Employment Lawyer

I Am Being Asked To Resign - What Should I Do?

It happens from time to time: an employer offers an employee an opportunity to resign instead of being laid off.  Seems like the employer is doing a nice thing – allowing the employee to “save face” by resigning rather than going through the indignity of being let go.  But appearances can be deceiving.  All else being equal, when presented with this option, you should not resign.  Rather, it is time to negotiate.

Just because your employer asks you to resign, that does not mean that you have to.  Assuming you are an employee at will, quitting is entirely up to you.  You can (but don’t have to) quit at any time for any reason.  Similarly, an employer can terminate you at any time for any reason.  Think about that for a moment – your employer has the power to fire you at any time for any reason, yet they are asking you to quit.  Seems weird, right?  That’s because it is.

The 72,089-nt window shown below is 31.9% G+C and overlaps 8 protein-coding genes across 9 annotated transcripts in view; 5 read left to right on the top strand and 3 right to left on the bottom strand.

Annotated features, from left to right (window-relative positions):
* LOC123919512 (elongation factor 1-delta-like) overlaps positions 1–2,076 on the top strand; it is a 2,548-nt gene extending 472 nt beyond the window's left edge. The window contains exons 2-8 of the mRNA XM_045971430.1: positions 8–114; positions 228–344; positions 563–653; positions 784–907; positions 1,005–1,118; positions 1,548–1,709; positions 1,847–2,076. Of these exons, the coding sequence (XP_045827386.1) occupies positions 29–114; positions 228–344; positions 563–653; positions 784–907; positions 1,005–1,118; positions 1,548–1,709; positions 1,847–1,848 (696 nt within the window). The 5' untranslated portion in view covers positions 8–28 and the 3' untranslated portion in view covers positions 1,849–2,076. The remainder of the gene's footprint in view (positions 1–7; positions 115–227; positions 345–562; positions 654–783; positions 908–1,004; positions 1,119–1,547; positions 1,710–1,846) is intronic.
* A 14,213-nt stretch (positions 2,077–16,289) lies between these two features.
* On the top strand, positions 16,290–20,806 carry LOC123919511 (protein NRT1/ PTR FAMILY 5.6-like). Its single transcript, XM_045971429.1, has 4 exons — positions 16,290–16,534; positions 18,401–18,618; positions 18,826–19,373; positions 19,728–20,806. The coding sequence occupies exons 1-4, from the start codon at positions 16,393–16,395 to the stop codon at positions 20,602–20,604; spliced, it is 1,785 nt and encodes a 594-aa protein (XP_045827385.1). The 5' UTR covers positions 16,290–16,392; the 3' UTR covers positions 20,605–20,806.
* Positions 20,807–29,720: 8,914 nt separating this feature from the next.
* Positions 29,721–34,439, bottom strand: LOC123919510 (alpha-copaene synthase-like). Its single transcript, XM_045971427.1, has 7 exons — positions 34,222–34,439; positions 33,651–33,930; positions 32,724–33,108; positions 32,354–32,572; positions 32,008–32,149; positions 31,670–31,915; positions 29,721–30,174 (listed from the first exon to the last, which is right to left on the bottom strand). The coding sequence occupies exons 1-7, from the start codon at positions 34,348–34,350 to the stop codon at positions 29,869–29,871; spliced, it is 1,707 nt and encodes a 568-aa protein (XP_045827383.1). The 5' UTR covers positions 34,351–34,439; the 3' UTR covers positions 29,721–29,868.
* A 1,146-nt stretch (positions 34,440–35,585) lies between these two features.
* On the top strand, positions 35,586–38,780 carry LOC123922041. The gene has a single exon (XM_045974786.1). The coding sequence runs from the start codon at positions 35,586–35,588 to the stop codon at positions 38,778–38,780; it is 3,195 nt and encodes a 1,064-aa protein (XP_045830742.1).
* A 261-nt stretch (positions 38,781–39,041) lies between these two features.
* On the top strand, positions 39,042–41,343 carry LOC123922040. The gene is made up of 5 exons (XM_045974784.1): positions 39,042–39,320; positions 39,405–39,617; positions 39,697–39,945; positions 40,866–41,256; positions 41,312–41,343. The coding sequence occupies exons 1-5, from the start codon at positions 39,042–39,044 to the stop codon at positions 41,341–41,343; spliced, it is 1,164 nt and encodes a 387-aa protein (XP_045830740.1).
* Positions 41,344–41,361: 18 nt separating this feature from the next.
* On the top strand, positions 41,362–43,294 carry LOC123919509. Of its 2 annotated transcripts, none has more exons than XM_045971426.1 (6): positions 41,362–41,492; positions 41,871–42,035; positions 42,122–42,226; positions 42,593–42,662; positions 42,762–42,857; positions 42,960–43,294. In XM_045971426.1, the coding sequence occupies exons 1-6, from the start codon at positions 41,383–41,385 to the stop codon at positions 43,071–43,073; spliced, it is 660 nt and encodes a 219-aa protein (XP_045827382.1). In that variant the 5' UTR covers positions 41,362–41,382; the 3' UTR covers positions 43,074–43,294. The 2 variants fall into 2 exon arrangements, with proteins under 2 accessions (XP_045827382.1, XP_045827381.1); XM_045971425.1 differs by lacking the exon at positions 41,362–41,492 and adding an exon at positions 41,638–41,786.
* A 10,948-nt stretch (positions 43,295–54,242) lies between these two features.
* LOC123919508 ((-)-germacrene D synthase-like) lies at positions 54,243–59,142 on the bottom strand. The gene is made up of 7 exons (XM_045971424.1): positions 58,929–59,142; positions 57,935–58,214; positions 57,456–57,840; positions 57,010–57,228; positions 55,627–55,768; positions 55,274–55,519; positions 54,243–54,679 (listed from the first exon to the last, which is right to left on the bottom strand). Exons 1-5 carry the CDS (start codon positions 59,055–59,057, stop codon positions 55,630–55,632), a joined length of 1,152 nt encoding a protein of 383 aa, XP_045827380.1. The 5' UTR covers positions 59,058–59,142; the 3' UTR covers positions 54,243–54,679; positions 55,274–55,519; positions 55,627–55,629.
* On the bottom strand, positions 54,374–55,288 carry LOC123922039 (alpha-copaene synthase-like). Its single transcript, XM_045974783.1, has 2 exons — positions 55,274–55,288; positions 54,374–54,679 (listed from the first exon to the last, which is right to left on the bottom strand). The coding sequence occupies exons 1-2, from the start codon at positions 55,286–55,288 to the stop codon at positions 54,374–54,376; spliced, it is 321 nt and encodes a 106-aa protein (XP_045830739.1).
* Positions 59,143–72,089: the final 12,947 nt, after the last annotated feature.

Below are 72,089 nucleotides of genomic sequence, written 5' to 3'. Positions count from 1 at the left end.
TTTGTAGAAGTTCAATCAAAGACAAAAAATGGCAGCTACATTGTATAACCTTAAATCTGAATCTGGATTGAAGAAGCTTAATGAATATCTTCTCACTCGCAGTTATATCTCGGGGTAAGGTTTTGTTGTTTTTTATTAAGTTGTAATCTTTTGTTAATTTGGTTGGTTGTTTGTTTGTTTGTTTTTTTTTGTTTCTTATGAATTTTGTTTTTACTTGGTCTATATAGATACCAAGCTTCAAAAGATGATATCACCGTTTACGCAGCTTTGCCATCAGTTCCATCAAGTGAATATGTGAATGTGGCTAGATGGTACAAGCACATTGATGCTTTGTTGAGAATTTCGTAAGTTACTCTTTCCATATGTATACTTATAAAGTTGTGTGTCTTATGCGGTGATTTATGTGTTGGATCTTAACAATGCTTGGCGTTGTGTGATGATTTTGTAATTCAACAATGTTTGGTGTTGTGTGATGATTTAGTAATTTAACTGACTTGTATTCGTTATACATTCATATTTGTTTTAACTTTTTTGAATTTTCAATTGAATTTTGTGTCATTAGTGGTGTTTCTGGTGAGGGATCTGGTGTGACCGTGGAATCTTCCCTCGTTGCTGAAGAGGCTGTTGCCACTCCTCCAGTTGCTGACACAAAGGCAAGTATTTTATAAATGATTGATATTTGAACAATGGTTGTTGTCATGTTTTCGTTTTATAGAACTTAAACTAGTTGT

Before you accept your employer’s offer to resign, consider asking these questions first:

1.      Why do you want me to resign?

2.      Will the company oppose my application for employment?

3.      How will reference requests be handled?

4.      Am I getting severance?

5.      Is there an agreement for my attorney and me to review?

Reasons not to quit:

1.      You might have valid discrimination claims against the company.  Most employment discrimination lawsuits require that you suffer an “adverse employment action” in order to sue.  An adverse employment action is something that the employer does to make your employment worse (i.e. fire, suspend, demote, etc.).  If you quit, though, the adverse employment action was committed by YOU, not the company.  It is pretty hard to argue that you were fired because of your race, age, gender, etc. if you voluntarily resigned.